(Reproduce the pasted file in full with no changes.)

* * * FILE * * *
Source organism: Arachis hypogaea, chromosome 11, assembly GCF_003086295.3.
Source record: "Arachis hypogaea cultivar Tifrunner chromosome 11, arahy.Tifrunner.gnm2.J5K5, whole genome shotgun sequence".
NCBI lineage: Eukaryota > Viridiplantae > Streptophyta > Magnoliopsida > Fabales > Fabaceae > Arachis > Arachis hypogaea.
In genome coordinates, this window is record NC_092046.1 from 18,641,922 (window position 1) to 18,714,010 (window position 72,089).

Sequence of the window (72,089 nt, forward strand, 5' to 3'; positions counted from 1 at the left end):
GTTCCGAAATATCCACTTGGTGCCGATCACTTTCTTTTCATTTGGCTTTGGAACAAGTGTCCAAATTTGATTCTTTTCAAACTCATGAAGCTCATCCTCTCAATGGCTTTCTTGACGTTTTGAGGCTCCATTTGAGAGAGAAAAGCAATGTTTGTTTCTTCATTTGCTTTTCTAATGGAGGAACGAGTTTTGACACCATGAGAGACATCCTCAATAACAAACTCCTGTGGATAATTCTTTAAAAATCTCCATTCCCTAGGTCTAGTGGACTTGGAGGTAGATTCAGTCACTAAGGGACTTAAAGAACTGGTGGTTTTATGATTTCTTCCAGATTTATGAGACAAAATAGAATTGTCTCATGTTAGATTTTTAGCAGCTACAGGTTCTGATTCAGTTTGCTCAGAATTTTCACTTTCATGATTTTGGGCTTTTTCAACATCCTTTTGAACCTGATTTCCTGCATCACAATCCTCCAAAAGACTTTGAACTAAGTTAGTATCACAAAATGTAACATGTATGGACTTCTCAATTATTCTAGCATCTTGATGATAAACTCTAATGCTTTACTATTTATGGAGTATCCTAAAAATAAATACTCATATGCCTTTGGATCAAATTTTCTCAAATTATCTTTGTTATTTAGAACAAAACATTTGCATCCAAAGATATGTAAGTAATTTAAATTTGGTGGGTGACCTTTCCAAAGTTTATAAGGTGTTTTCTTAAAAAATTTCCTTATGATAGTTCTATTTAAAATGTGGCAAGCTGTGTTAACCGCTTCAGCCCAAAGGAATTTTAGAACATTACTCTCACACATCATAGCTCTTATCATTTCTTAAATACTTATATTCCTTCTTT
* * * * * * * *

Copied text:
Source organism: Arachis hypogaea, chromosome 11, assembly GCF_003086295.3.
Source record: "Arachis hypogaea cultivar Tifrunner chromosome 11, arahy.Tifrunner.gnm2.J5K5, whole genome shotgun sequence".
NCBI lineage: Eukaryota > Viridiplantae > Streptophyta > Magnoliopsida > Fabales > Fabaceae > Arachis > Arachis hypogaea.
In genome coordinates, this window is record NC_092046.1 from 18,641,922 (window position 1) to 18,714,010 (window position 72,089).

Sequence of the window (72,089 nt, forward strand, 5' to 3'; positions counted from 1 at the left end):
GTTCCGAAATATCCACTTGGTGCCGATCACTTTCTTTTCATTTGGCTTTGGAACAAGTGTCCAAATTTGATTCTTTTCAAACTCATGAAGCTCATCCTCTCAATGGCTTTCTTGACGTTTTGAGGCTCCATTTGAGAGAGAAAAGCAATGTTTGTTTCTTCATTTGCTTTTCTAATGGAGGAACGAGTTTTGACACCATGAGAGACATCCTCAATAACAAACTCCTGTGGATAATTCTTTAAAAATCTCCATTCCCTAGGTCTAGTGGACTTGGAGGTAGATTCAGTCACTAAGGGACTTAAAGAACTGGTGGTTTTATGATTTCTTCCAGATTTATGAGACAAAATAGAATTGTCTCATGTTAGATTTTTAGCAGCTACAGGTTCTGATTCAGTTTGCTCAGAATTTTCACTTTCATGATTTTGGGCTTTTTCAACATCCTTTTGAACCTGATTTCCTGCATCACAATCCTCCAAAAGACTTTGAACTAAGTTAGTATCACAAAATGTAACATGTATGGACTTCTCAATTATTCTAGCATCTTGATGATAAACTCTAATGCTTTACTATTTATGGAGTATCCTAAAAATAAATACTCATATGCCTTTGGATCAAATTTTCTCAAATTATCTTTGTTATTTAGAACAAAACATTTGCATCCAAAGATATGTAAGTAATTTAAATTTGGTGGGTGACCTTTCCAAAGTTTATAAGGTGTTTTCTTAAAAAATTTCCTTATGATAGTTCTATTTAAAATGTGGCAAGCTGTGTTAACCGCTTCAGCCCAAAGGAATTTTAGAACATTACTCTCACACATCATAGCTCTTATCATTTCTTAAATACTTATATTCCTTCTTT